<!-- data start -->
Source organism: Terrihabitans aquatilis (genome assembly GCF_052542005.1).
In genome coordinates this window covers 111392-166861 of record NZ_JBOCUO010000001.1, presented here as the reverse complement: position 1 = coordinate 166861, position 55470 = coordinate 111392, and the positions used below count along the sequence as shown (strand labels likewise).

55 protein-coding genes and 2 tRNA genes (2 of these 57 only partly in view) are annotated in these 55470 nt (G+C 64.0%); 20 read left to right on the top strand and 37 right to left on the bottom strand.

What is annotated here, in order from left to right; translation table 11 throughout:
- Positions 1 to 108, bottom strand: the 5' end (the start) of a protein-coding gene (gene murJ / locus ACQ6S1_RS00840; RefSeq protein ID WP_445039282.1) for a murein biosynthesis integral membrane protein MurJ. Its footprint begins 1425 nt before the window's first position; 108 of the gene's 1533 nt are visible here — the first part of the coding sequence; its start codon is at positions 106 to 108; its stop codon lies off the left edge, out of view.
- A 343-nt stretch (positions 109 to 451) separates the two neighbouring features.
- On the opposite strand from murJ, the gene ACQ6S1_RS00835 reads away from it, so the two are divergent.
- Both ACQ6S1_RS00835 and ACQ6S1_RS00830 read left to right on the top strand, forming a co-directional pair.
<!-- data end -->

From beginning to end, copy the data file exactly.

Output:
Source organism: Terrihabitans aquatilis (genome assembly GCF_052542005.1).
In genome coordinates this window covers 111392-166861 of record NZ_JBOCUO010000001.1, presented here as the reverse complement: position 1 = coordinate 166861, position 55470 = coordinate 111392, and the positions used below count along the sequence as shown (strand labels likewise).

55 protein-coding genes and 2 tRNA genes (2 of these 57 only partly in view) are annotated in these 55470 nt (G+C 64.0%); 20 read left to right on the top strand and 37 right to left on the bottom strand.

What is annotated here, in order from left to right; translation table 11 throughout:
- Positions 1 to 108, bottom strand: the 5' end (the start) of a protein-coding gene (gene murJ / locus ACQ6S1_RS00840; RefSeq protein ID WP_445039282.1) for a murein biosynthesis integral membrane protein MurJ. Its footprint begins 1425 nt before the window's first position; 108 of the gene's 1533 nt are visible here — the first part of the coding sequence; its start codon is at positions 106 to 108; its stop codon lies off the left edge, out of view.
- A 343-nt stretch (positions 109 to 451) separates the two neighbouring features.
- On the opposite strand from murJ, the gene ACQ6S1_RS00835 reads away from it, so the two are divergent.
- Both ACQ6S1_RS00835 and ACQ6S1_RS00830 read left to right on the top strand, forming a co-directional pair.